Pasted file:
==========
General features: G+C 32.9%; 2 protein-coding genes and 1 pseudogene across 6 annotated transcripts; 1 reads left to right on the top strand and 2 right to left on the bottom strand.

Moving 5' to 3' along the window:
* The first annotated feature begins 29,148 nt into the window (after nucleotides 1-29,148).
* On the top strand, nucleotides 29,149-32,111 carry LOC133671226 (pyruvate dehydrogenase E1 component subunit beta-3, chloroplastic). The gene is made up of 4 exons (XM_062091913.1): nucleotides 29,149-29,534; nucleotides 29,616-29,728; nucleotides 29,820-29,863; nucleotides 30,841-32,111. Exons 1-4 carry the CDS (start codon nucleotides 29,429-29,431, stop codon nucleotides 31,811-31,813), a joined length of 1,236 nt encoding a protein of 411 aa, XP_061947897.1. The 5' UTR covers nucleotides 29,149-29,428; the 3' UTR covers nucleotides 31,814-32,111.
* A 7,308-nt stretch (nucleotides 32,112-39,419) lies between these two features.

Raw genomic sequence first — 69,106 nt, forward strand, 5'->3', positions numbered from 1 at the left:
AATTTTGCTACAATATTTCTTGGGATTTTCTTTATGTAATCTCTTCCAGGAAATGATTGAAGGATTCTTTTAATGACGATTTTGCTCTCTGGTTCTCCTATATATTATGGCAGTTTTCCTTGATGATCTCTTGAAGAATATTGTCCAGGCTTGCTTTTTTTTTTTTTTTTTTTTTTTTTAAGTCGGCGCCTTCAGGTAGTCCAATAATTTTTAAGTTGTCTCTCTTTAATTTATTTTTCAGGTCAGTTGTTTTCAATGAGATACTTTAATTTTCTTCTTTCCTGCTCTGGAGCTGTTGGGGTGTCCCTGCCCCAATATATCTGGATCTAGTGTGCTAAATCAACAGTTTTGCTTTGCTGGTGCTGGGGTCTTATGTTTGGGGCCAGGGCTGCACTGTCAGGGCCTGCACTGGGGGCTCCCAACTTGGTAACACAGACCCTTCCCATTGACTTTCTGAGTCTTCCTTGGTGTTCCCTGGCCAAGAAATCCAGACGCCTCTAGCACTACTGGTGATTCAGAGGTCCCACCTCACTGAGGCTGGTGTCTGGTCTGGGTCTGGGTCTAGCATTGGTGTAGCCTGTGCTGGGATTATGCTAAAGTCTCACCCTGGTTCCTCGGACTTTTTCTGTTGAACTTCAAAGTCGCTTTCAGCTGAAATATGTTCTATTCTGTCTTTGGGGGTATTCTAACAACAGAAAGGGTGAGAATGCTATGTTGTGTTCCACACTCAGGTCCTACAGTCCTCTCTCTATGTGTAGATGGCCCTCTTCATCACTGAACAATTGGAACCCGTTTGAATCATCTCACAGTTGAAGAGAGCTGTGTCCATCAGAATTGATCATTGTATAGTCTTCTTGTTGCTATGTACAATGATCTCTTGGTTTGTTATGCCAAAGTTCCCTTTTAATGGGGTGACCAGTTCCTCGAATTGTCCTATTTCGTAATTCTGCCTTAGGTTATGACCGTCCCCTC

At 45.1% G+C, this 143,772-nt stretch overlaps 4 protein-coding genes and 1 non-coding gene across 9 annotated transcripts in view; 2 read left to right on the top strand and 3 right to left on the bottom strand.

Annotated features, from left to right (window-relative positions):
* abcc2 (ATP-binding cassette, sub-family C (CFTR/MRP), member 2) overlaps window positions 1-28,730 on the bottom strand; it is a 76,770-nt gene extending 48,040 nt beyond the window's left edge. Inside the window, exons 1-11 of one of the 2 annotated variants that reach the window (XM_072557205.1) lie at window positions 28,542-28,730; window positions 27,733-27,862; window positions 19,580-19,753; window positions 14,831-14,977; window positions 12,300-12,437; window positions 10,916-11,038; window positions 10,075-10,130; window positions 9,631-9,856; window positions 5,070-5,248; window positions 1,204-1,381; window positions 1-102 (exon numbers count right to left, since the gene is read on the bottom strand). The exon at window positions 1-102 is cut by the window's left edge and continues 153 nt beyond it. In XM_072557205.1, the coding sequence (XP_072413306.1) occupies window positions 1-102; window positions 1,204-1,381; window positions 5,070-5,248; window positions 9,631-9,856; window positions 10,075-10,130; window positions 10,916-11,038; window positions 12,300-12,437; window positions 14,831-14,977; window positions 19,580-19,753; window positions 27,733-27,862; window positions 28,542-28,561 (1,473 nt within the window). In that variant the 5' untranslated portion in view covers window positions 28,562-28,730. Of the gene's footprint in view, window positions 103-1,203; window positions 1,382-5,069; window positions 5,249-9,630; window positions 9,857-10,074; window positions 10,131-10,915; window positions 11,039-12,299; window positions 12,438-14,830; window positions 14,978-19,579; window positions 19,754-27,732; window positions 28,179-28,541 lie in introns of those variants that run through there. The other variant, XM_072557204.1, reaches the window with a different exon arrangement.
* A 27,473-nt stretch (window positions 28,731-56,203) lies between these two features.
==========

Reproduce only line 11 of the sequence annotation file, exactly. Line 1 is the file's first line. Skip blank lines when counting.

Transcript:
* A 27,473-nt stretch (window positions 28,731-56,203) lies between these two features.